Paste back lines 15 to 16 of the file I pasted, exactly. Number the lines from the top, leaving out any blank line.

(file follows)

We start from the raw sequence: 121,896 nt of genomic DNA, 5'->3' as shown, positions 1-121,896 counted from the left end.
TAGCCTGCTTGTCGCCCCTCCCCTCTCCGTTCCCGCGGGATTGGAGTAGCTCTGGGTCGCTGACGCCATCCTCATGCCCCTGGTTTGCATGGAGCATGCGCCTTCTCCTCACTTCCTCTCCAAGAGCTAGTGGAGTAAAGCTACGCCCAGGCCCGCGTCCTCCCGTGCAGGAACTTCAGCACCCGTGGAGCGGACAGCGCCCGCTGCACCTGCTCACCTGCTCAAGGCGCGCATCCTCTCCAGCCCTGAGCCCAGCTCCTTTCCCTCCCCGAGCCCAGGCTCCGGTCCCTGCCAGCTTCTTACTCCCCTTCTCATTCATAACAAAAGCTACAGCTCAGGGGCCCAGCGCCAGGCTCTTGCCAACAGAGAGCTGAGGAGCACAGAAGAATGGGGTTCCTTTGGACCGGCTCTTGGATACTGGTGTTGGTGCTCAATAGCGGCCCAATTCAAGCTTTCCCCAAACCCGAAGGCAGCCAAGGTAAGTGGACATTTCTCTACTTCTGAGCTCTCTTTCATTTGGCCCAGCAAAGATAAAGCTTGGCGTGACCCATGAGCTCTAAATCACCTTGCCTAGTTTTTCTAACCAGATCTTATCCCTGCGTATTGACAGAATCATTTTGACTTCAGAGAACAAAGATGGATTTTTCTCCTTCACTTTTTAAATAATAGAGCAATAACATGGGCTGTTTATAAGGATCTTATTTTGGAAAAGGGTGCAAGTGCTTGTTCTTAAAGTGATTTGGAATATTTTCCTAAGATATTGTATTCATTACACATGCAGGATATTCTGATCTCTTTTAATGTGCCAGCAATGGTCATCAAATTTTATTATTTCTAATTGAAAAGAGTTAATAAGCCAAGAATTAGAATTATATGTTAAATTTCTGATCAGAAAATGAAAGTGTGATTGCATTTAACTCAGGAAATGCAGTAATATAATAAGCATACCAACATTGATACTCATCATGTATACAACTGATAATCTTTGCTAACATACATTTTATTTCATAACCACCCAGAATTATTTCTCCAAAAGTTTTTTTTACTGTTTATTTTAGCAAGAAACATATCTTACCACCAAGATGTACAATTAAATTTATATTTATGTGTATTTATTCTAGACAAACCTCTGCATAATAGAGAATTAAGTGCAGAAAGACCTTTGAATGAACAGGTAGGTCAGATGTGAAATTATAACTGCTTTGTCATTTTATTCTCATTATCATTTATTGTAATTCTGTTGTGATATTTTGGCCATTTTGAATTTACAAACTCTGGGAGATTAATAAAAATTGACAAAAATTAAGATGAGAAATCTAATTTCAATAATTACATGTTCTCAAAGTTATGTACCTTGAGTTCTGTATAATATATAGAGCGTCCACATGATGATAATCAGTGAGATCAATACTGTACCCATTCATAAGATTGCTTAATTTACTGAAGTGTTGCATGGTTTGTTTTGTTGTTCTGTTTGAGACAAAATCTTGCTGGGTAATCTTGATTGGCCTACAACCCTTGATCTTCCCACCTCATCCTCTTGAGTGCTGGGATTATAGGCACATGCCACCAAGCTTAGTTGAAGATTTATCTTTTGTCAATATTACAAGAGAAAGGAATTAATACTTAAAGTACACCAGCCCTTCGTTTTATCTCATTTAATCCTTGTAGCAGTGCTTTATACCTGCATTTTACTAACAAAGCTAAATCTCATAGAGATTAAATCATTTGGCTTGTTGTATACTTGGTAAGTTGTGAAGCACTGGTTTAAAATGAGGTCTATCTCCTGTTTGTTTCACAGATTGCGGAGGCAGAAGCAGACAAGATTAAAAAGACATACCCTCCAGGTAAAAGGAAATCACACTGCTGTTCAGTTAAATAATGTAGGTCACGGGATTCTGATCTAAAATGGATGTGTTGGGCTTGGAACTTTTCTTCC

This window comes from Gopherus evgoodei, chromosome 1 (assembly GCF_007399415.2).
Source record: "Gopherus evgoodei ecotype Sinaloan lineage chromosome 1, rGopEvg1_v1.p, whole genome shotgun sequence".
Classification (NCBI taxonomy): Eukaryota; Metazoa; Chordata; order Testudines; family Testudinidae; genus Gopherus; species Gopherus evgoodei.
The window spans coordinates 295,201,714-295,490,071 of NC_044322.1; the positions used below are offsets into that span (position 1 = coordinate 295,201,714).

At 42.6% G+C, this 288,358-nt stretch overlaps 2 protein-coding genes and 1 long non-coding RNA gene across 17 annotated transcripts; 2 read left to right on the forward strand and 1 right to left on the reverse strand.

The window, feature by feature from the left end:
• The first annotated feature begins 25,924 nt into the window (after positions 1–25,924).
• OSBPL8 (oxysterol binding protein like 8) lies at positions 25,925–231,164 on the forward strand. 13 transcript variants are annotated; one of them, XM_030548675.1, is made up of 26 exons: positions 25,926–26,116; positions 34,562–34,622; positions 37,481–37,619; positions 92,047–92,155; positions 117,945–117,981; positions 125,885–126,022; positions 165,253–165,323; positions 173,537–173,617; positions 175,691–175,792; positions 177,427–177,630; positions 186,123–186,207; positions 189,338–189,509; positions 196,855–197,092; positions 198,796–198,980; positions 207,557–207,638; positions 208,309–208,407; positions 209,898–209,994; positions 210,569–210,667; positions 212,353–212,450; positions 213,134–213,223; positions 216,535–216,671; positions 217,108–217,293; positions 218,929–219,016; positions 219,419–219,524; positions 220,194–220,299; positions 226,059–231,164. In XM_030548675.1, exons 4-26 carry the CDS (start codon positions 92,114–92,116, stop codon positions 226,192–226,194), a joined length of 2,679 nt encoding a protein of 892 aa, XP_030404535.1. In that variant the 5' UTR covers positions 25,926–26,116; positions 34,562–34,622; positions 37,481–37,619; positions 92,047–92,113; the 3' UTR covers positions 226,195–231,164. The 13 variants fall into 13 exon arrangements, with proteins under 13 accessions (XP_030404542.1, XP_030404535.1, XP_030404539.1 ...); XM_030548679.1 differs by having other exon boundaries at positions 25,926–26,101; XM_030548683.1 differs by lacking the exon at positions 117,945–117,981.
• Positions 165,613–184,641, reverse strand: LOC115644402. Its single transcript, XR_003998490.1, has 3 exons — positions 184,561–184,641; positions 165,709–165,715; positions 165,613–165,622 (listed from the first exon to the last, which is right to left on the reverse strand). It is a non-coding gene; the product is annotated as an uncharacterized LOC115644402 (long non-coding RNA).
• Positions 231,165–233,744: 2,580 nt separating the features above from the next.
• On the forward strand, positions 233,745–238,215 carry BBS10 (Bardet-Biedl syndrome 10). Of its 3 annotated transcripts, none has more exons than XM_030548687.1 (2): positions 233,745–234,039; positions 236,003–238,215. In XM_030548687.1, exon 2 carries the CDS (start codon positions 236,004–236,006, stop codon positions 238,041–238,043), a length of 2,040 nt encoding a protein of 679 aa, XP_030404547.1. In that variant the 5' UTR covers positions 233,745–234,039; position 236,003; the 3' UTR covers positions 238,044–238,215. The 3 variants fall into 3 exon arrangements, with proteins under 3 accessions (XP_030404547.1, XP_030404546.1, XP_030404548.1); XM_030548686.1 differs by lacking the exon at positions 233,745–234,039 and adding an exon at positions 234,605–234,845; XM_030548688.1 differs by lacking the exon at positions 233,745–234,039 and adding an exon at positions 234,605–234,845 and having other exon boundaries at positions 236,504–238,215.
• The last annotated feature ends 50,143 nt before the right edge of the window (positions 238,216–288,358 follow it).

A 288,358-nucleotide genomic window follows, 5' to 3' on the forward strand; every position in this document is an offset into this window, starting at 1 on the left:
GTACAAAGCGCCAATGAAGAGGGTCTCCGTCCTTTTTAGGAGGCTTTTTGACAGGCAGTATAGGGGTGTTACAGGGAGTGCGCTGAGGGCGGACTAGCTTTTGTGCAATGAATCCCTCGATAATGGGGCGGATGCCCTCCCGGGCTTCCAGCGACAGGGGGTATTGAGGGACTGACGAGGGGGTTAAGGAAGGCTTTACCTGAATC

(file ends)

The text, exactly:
A 288,358-nucleotide genomic window follows, 5' to 3' on the forward strand; every position in this document is an offset into this window, starting at 1 on the left:
GTACAAAGCGCCAATGAAGAGGGTCTCCGTCCTTTTTAGGAGGCTTTTTGACAGGCAGTATAGGGGTGTTACAGGGAGTGCGCTGAGGGCGGACTAGCTTTTGTGCAATGAATCCCTCGATAATGGGGCGGATGCCCTCCCGGGCTTCCAGCGACAGGGGGTATTGAGGGACTGACGAGGGGGTTAAGGAAGGCTTTACCTGAATC